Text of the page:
Note: An expression works on a single record at a time. If you want to combine the information in separate records to calculate totals and averages, then you need to use the grouping features.

Query Synchronization

Here's an interesting trick to try. Run the ProductsWithTax query and leave it open, displaying its results. Now, open the Products table that has the actual data, and then change the price of any product. Switch back to the ProductsWithTax query. Has the PriceWithTax value changed?

If you can't stand the suspense, fear notthe PriceWithTax is automatically refreshed to reflect the new price. Access automatically keeps query views synchronized with the live data in your table. When you change a record, Access noticesand it instantly refreshes the query window.

It's worth noting a few exceptions to this rule:

  • Access doesn't notice if you insert a new record after you launch a queryto get that to appear in your query results, you need to refresh the results.
  • If you change a record so it no longer appears in your query, it doesn't automatically disappear from view. If you have a query showing all products over $100, and you cut the price of one down to $50, then it still appears in your query result list (with the new price) until you refresh the results.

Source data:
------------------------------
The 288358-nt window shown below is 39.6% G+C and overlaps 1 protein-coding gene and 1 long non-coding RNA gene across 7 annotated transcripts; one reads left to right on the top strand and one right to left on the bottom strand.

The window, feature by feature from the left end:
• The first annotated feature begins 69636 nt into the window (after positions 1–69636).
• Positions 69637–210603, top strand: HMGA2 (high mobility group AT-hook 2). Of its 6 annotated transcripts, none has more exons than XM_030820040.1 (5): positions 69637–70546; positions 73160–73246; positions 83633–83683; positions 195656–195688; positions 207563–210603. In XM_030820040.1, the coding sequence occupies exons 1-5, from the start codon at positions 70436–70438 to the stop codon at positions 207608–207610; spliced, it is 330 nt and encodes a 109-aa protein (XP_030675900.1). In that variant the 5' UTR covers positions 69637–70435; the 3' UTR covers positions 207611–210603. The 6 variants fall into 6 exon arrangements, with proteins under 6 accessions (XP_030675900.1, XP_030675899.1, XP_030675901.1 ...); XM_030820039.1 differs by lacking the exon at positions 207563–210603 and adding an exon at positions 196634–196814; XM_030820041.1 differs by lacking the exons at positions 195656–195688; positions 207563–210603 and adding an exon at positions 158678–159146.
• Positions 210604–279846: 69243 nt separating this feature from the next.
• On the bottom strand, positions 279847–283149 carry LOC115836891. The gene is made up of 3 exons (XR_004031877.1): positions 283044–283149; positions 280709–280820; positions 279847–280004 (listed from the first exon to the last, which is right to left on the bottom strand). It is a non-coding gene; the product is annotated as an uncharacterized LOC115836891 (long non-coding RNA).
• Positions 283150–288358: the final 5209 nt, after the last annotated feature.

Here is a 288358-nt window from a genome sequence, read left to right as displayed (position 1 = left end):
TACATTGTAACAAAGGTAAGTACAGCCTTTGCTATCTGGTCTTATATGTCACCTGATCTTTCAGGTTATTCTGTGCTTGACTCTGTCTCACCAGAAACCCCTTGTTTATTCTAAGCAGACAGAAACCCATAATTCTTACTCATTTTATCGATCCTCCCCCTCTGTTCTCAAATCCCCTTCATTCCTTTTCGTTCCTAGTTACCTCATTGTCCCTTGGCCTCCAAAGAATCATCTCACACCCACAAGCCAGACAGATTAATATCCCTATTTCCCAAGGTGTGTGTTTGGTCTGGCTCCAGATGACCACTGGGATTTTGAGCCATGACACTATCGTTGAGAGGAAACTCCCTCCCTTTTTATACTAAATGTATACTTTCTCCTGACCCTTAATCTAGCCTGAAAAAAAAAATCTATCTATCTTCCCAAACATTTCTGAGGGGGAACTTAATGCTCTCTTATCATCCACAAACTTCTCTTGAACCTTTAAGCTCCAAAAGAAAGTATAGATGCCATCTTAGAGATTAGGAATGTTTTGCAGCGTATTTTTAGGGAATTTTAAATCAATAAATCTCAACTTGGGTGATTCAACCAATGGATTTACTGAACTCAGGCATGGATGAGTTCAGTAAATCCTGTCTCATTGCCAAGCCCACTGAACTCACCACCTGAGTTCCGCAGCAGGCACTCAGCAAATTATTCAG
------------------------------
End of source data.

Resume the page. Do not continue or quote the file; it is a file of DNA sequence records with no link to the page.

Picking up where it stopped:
• Similarly, if you change a record that currently appears in your query so it no longer fits one of your filter criteria, it doesn't disappear from view until you rerun the query.
  • If multiple people are editing the database on different computers, you don't see other people's changes right away.

To get the latest results, you can refresh individual records or the entire query. To refresh a single record, choose Home Records Refresh Refresh Record. To rerun the query and refresh everything, choose Home Records Refresh Refresh All. This action also shows any new records and hides any that have been changed so that they no longer satisfy your filter conditions.